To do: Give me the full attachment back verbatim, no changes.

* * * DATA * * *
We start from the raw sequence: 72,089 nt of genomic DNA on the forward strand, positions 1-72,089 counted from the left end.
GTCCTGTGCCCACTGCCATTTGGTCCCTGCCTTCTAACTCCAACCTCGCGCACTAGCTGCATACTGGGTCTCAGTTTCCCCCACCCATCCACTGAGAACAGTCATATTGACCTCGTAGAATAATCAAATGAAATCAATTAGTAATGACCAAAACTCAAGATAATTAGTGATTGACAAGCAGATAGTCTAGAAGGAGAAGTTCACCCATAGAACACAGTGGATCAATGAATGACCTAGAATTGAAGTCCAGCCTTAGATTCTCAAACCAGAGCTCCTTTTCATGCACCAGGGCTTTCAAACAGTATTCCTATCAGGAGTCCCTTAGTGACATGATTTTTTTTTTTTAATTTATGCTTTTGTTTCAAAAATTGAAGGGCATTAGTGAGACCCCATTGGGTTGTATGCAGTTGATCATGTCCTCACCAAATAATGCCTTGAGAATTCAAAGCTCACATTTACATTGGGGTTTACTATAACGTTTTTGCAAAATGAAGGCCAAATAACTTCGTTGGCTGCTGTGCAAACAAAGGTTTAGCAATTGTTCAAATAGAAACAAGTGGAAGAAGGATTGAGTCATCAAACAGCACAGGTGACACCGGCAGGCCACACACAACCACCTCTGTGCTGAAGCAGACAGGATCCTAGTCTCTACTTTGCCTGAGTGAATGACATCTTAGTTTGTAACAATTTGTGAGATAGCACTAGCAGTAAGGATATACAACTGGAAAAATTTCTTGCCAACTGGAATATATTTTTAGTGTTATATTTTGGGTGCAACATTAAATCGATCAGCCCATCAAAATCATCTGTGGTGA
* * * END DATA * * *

We start from the raw sequence: 72,089 nt of genomic DNA on the forward strand, positions 1-72,089 counted from the left end.
GTCCTGTGCCCACTGCCATTTGGTCCCTGCCTTCTAACTCCAACCTCGCGCACTAGCTGCATACTGGGTCTCAGTTTCCCCCACCCATCCACTGAGAACAGTCATATTGACCTCGTAGAATAATCAAATGAAATCAATTAGTAATGACCAAAACTCAAGATAATTAGTGATTGACAAGCAGATAGTCTAGAAGGAGAAGTTCACCCATAGAACACAGTGGATCAATGAATGACCTAGAATTGAAGTCCAGCCTTAGATTCTCAAACCAGAGCTCCTTTTCATGCACCAGGGCTTTCAAACAGTATTCCTATCAGGAGTCCCTTAGTGACATGATTTTTTTTTTTTAATTTATGCTTTTGTTTCAAAAATTGAAGGGCATTAGTGAGACCCCATTGGGTTGTATGCAGTTGATCATGTCCTCACCAAATAATGCCTTGAGAATTCAAAGCTCACATTTACATTGGGGTTTACTATAACGTTTTTGCAAAATGAAGGCCAAATAACTTCGTTGGCTGCTGTGCAAACAAAGGTTTAGCAATTGTTCAAATAGAAACAAGTGGAAGAAGGATTGAGTCATCAAACAGCACAGGTGACACCGGCAGGCCACACACAACCACCTCTGTGCTGAAGCAGACAGGATCCTAGTCTCTACTTTGCCTGAGTGAATGACATCTTAGTTTGTAACAATTTGTGAGATAGCACTAGCAGTAAGGATATACAACTGGAAAAATTTCTTGCCAACTGGAATATATTTTTAGTGTTATATTTTGGGTGCAACATTAAATCGATCAGCCCATCAAAATCATCTGTGGTGA